THE COVID-19 test positivity rate has increased in recent weeks; death from the disease has also increased by 30 per cent. But the public seem to have become indifferent to health safety guidelines. There have so far been no preventive or curative drugs against the disease that has so far left 462,407 people infected and 6,609 of them dead in Bangladesh. The only preventive, non-pharmaceutical interventions, as recommended the World Health Organisation, are the use of mask and the maintenance of social distancing. In Bangladesh, a reluctance at or indifference to the use of mask has, however, noticed since the disease broke out. A photograph that New Age published on Saturday shows a crowded part of a roadside market where almost no one wears a mask. The government has made the use of mask mandatory as a measure against a second wave of the disease and run mobile courts to enforce the mandatory use of masks. Yet, people appear unaware of the risks.
Public health experts have blamed the government for the situation as it has at times played down the severity of the health emergency. In March, when the government imposed restrictions on movement, it called the measure a ‘general holiday’ instead of ‘lockdown’. While offices were closed, export-oriented industries were kept open. On a number of occasions, government officials, even ministers, made misleading remarks. The health minister at a public event once said that the virus would ‘leave the country on its own.’ Such statements on part of government functionaries have impacted public perception, influenced their behaviour and came in the way of health safety protocol enforcement. The government support for the poor and the distribution of masks are episodic and sanitising stations are inadequate. The government’s mask and sanitiser distribution plans need to be systematic for a large number of working class people. The government also needs to have specific response plans for the people living in crowded, low-income areas that will also consider the issue of their economic survival.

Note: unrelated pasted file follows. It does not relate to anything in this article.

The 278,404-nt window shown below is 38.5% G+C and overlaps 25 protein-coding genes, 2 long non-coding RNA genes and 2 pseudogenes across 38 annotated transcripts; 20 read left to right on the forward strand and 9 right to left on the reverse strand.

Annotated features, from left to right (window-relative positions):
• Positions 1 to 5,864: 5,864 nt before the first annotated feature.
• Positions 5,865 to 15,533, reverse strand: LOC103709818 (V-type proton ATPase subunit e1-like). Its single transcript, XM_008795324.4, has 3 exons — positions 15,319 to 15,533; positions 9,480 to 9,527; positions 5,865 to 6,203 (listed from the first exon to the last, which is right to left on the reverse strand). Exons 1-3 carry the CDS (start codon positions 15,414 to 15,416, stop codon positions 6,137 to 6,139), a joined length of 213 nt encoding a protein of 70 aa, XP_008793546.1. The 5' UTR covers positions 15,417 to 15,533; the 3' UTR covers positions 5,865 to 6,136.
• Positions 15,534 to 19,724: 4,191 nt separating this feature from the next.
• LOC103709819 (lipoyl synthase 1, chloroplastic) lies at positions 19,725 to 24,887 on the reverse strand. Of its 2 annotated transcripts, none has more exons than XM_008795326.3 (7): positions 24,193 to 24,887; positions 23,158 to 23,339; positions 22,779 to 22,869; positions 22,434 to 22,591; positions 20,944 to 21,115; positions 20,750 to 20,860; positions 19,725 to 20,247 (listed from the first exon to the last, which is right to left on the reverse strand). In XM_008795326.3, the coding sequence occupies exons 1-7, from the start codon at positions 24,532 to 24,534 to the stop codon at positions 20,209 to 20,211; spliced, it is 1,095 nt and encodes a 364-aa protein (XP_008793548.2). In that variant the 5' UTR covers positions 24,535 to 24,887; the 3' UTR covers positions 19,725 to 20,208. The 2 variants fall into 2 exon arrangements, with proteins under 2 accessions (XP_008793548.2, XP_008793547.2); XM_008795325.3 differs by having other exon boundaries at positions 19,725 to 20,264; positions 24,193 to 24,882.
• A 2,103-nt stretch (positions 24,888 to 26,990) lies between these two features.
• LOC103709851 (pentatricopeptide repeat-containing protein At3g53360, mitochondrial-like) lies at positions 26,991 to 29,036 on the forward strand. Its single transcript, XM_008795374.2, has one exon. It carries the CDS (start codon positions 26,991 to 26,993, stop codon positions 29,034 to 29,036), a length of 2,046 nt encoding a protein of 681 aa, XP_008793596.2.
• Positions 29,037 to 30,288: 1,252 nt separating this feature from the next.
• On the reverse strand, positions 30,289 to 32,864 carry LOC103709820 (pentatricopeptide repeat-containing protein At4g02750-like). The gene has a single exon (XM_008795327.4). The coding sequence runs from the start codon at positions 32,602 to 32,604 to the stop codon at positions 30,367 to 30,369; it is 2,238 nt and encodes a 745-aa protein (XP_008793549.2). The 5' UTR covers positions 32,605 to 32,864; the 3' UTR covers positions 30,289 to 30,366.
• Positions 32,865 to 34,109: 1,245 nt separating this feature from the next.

The government must, therefore, inform the public of the COVID-19 reality and run a public awareness campaign on the way the virus spreads and how the infection can be prevented. The government must expand the reach of its mask and cleaning agent distribution programmes to popularise the use of masks. Instead of relying solely on punitive measures, as evident in recent mobile court drives against no use of masks, it must emphasise proper information dissemination and public awareness campaigns by involving the mass media.
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